Good Example Of Presuppositions And Conversational Maxims Of Grice Essay

Type of paper: Essay

Topic: Conversation, Semantics, Distinction, Definition, Context, Development, Quality, Pragmatics

Pages: 3

Words: 825

Published: 2021/02/26

Presuppositions

Presuppositions are situations that have to exist in order for utterances to be meaningful (Fromkin, Rodman, & Hyams, 2003). They, moreover, are of two main types: the first is pragmatic presuppositions, and the second is semantic presuppositions.
Pragmatic presuppositions purely consist of the actions of a speaker. They include linguistic interaction preconditions, such as knowledge that we speak the same language; turn-taking norms in dialogue; and more specific information about goals and plans in conversation. As for semantic presuppositions, they deal with the conventional facets of the meanings of particular lexical items and grammatical features, known as triggers.

A number of presupposition triggers have been identified by linguists:

Definite descriptions: These are descriptions that consists of the definite article the followed by a noun phrase, as in the phrase the man with one eye. Such trigger presupposes that the referent exists.
Factive verbs: These are verbs that presuppose something is true or happened, such as regret in the sentence John regrets he ate Jane’s apple.
Implicative verbs: These are verbs that imply a particular state or action. For example, the verb forgot in the sentence He forgot to lock the door presupposes that he should have locked the door, or that he intended to do so.
Change of state verbs: As the term suggests, these are verbs that presupposes a change of stage. For example, the verb stopped in She stopped eating presupposes that she had been eating.

Questions: Questions presuppose the seeking of something.

Possessive case: The use of the possessive case presupposes that a thing is or was possessed.
Counterfactual conditionals: These are conditionals that presuppose the opposite, as in If I had studied, I wouldn’t have failed.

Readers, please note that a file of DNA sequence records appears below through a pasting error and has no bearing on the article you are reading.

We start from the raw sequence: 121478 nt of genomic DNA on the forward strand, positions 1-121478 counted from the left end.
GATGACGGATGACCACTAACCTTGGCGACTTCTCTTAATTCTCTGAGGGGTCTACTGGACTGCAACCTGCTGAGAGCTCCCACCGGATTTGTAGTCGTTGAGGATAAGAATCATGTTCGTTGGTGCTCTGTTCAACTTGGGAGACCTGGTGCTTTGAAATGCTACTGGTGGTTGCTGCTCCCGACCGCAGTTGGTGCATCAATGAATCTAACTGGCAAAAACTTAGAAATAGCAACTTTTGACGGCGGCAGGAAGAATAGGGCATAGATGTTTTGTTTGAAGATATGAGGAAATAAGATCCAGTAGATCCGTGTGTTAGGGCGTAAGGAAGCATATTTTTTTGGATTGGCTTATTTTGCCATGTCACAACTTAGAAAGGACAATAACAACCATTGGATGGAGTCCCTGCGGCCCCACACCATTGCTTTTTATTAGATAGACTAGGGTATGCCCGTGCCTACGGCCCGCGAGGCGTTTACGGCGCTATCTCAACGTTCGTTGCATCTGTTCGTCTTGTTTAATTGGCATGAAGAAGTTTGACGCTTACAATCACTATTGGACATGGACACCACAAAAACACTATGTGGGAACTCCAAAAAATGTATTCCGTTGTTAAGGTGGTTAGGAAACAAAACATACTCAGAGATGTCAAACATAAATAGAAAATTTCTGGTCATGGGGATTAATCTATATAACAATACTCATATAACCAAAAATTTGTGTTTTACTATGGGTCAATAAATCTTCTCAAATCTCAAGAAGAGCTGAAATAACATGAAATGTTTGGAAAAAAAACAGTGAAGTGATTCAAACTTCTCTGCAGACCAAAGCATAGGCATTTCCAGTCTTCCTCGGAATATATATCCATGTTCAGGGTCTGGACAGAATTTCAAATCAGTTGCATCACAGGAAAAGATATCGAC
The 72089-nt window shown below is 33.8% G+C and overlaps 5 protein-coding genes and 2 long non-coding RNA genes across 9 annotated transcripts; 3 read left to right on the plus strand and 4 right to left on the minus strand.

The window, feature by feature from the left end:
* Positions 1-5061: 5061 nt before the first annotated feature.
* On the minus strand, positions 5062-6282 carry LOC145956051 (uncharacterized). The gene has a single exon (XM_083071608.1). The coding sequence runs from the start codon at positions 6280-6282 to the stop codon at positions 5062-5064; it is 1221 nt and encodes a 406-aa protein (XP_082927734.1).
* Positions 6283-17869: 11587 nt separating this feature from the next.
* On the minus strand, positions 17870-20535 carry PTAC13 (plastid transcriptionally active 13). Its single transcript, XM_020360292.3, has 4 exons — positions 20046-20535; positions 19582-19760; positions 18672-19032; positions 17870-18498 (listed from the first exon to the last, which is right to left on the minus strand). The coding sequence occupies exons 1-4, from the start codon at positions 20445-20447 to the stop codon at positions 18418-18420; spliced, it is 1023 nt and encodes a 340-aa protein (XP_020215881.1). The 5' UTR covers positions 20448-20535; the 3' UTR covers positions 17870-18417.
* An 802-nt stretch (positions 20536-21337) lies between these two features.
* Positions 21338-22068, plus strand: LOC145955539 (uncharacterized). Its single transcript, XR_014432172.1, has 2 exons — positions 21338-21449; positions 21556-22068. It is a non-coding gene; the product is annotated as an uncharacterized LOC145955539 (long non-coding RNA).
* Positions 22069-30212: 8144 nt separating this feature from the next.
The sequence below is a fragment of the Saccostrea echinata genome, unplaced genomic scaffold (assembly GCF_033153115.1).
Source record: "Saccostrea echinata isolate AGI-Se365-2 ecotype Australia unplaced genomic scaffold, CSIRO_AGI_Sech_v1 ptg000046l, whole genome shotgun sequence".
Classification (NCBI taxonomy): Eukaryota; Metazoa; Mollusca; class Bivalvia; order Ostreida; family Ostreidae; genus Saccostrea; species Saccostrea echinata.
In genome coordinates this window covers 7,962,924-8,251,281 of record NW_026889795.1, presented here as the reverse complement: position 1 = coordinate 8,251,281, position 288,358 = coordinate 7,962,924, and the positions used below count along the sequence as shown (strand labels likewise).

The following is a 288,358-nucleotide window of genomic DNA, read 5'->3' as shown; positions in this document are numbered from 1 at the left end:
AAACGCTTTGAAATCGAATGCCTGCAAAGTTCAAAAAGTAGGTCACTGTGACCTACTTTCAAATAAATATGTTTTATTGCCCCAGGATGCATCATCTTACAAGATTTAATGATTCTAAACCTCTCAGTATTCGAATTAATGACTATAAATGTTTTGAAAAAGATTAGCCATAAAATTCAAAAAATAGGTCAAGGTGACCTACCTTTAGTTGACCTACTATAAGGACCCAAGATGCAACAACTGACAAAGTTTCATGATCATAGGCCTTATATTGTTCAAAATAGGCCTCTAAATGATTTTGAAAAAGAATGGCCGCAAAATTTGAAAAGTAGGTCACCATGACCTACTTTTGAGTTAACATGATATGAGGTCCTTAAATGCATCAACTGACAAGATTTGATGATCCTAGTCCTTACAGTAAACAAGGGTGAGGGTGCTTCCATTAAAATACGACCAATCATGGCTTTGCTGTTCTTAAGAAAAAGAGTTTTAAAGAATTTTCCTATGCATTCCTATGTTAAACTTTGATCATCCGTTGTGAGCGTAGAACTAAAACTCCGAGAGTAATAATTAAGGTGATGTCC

Conversational Implicatures
Grice (1975) states that conversational behavior has particular norms that conversational participants mutually know and adhere to. Such norms keep conversations from being merely a sequence of unrelated remarks. Moreover, in each stage of a conversation, such norms make particular aspects of the conversation unsuitable. Grice terms the effect of these norms the cooperative principle, which he specifies in what he terms maxims of conversation, divided into four categories: quality, quantity, relation and manner. In summary, the maxim of quality is concerned with the truth of an utterance, the maxim of quantity with the informativeness of an utterance, the maxim of relation with the relevance of the utterance and the maxim of manner with the clarity of the utterance.
Although Grice does not give the definition of conversational implicature as such, he (1975) does make an attempt to characterize it. However, his “characterization” is regarded as so dense that major reference works and textbooks have attempted to unscramble it to some extent while staying as close as possible to the gist of what he says. Hirschberg (1985), for example, who criticizes Grice’s definition, develops a definition that is richer in order to fill the gaps, yet, at the same time, she remains aligned with the clauses of Grice.